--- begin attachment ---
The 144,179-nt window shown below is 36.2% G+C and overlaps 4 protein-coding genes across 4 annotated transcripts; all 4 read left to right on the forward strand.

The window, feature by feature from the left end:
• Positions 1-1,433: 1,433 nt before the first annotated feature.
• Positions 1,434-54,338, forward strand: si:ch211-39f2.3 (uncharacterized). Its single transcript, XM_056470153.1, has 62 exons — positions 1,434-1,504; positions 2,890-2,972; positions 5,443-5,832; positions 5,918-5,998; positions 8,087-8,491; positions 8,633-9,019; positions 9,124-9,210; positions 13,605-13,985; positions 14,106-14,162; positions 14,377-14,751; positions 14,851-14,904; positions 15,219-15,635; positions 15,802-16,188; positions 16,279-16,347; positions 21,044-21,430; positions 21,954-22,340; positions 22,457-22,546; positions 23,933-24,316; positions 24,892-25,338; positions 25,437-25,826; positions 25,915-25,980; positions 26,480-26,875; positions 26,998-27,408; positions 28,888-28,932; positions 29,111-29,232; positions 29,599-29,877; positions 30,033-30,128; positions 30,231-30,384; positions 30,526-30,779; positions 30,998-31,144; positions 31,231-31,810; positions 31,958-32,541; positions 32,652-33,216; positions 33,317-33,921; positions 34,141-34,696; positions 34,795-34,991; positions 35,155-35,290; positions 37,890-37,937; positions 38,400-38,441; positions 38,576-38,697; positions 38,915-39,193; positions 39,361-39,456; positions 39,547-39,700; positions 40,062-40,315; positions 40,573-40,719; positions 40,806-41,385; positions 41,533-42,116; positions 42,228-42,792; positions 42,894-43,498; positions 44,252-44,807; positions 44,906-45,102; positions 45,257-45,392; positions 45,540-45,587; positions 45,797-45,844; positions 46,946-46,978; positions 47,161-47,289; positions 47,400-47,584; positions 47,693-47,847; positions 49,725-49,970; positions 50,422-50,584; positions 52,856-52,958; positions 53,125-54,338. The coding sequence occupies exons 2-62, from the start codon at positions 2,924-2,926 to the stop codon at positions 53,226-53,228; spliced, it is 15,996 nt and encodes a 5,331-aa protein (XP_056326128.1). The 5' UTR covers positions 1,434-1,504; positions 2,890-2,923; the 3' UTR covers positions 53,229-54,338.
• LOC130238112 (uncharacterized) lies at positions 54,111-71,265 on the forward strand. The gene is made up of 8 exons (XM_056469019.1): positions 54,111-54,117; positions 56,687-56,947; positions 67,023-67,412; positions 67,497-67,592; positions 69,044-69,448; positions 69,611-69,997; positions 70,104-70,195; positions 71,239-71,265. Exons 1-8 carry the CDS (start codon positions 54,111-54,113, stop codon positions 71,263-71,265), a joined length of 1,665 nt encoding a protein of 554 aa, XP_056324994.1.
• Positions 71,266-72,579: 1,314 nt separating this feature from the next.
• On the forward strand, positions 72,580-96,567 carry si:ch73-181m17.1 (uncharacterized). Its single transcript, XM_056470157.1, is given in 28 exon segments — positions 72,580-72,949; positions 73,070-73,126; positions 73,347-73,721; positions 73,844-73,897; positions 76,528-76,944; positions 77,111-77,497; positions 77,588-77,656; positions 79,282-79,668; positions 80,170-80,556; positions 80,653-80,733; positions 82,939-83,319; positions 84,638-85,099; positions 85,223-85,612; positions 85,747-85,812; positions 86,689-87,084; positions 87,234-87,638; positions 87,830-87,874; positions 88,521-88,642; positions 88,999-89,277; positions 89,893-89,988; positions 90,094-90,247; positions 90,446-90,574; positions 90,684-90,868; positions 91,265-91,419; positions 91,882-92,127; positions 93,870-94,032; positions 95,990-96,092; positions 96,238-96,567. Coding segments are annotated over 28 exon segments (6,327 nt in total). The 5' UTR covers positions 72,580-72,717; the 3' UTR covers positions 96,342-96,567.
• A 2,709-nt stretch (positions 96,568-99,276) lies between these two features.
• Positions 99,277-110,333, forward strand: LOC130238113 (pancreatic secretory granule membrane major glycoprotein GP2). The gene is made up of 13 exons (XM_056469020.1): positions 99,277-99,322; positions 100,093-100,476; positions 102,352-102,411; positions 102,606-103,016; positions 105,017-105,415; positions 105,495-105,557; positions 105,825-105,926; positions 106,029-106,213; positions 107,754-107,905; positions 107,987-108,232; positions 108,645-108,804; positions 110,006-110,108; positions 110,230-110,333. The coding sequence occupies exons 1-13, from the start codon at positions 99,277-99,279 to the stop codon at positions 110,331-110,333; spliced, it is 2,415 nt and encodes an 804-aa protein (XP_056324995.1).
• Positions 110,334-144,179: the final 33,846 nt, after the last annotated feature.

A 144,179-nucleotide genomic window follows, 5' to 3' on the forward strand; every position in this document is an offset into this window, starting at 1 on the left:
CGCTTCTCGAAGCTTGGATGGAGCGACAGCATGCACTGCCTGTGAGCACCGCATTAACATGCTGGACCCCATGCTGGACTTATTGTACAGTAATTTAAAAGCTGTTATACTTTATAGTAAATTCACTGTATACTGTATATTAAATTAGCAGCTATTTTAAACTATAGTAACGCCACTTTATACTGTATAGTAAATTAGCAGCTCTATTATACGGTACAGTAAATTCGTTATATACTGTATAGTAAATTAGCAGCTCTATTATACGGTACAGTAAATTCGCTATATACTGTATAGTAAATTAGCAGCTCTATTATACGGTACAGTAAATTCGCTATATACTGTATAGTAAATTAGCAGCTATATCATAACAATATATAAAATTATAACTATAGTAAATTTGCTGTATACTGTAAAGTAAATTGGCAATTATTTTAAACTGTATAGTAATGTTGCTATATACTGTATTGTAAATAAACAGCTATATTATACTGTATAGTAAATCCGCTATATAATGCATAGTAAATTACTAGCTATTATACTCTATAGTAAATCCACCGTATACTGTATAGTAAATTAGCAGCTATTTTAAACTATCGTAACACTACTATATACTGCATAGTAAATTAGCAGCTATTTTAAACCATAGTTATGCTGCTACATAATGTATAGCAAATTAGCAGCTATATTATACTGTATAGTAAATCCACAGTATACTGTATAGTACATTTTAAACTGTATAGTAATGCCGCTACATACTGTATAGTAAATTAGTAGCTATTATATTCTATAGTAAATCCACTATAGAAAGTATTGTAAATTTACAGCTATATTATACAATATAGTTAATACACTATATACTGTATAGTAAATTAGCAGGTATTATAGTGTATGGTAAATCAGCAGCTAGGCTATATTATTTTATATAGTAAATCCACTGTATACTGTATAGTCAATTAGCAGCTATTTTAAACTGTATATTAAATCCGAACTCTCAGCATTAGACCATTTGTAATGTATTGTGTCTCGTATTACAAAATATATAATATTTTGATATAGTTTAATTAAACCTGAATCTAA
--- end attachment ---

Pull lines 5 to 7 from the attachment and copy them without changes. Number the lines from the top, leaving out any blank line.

• LOC130238112 (uncharacterized) lies at positions 54,111-71,265 on the forward strand. The gene is made up of 8 exons (XM_056469019.1): positions 54,111-54,117; positions 56,687-56,947; positions 67,023-67,412; positions 67,497-67,592; positions 69,044-69,448; positions 69,611-69,997; positions 70,104-70,195; positions 71,239-71,265. Exons 1-8 carry the CDS (start codon positions 54,111-54,113, stop codon positions 71,263-71,265), a joined length of 1,665 nt encoding a protein of 554 aa, XP_056324994.1.
• Positions 71,266-72,579: 1,314 nt separating this feature from the next.
• On the forward strand, positions 72,580-96,567 carry si:ch73-181m17.1 (uncharacterized). Its single transcript, XM_056470157.1, is given in 28 exon segments — positions 72,580-72,949; positions 73,070-73,126; positions 73,347-73,721; positions 73,844-73,897; positions 76,528-76,944; positions 77,111-77,497; positions 77,588-77,656; positions 79,282-79,668; positions 80,170-80,556; positions 80,653-80,733; positions 82,939-83,319; positions 84,638-85,099; positions 85,223-85,612; positions 85,747-85,812; positions 86,689-87,084; positions 87,234-87,638; positions 87,830-87,874; positions 88,521-88,642; positions 88,999-89,277; positions 89,893-89,988; positions 90,094-90,247; positions 90,446-90,574; positions 90,684-90,868; positions 91,265-91,419; positions 91,882-92,127; positions 93,870-94,032; positions 95,990-96,092; positions 96,238-96,567. Coding segments are annotated over 28 exon segments (6,327 nt in total). The 5' UTR covers positions 72,580-72,717; the 3' UTR covers positions 96,342-96,567.